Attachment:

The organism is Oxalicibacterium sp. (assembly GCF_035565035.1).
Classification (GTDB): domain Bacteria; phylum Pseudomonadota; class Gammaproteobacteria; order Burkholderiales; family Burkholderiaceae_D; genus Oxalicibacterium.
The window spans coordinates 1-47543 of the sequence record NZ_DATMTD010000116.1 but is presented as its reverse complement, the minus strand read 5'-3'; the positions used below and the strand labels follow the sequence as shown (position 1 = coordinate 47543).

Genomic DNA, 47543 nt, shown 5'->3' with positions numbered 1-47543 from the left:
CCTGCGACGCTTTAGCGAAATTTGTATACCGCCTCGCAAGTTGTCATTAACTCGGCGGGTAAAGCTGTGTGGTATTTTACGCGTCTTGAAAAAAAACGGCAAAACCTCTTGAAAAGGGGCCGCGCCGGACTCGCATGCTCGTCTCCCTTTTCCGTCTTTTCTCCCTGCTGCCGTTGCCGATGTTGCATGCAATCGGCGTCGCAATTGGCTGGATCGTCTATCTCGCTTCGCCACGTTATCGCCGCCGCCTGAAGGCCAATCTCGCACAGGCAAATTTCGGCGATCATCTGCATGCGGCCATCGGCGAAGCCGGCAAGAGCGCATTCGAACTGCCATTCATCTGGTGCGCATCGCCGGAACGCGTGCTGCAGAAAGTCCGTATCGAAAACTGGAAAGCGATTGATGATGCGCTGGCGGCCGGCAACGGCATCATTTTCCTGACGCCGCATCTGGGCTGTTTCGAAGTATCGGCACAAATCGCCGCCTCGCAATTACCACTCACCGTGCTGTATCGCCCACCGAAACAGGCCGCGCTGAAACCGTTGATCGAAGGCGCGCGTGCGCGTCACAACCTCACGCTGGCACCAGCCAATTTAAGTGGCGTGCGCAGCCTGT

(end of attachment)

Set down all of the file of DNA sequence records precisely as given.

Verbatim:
The organism is Oxalicibacterium sp. (assembly GCF_035565035.1).
Classification (GTDB): domain Bacteria; phylum Pseudomonadota; class Gammaproteobacteria; order Burkholderiales; family Burkholderiaceae_D; genus Oxalicibacterium.
The window spans coordinates 1-47543 of the sequence record NZ_DATMTD010000116.1 but is presented as its reverse complement, the minus strand read 5'-3'; the positions used below and the strand labels follow the sequence as shown (position 1 = coordinate 47543).

Genomic DNA, 47543 nt, shown 5'->3' with positions numbered 1-47543 from the left:
CCTGCGACGCTTTAGCGAAATTTGTATACCGCCTCGCAAGTTGTCATTAACTCGGCGGGTAAAGCTGTGTGGTATTTTACGCGTCTTGAAAAAAAACGGCAAAACCTCTTGAAAAGGGGCCGCGCCGGACTCGCATGCTCGTCTCCCTTTTCCGTCTTTTCTCCCTGCTGCCGTTGCCGATGTTGCATGCAATCGGCGTCGCAATTGGCTGGATCGTCTATCTCGCTTCGCCACGTTATCGCCGCCGCCTGAAGGCCAATCTCGCACAGGCAAATTTCGGCGATCATCTGCATGCGGCCATCGGCGAAGCCGGCAAGAGCGCATTCGAACTGCCATTCATCTGGTGCGCATCGCCGGAACGCGTGCTGCAGAAAGTCCGTATCGAAAACTGGAAAGCGATTGATGATGCGCTGGCGGCCGGCAACGGCATCATTTTCCTGACGCCGCATCTGGGCTGTTTCGAAGTATCGGCACAAATCGCCGCCTCGCAATTACCACTCACCGTGCTGTATCGCCCACCGAAACAGGCCGCGCTGAAACCGTTGATCGAAGGCGCGCGTGCGCGTCACAACCTCACGCTGGCACCAGCCAATTTAAGTGGCGTGCGCAGCCTGT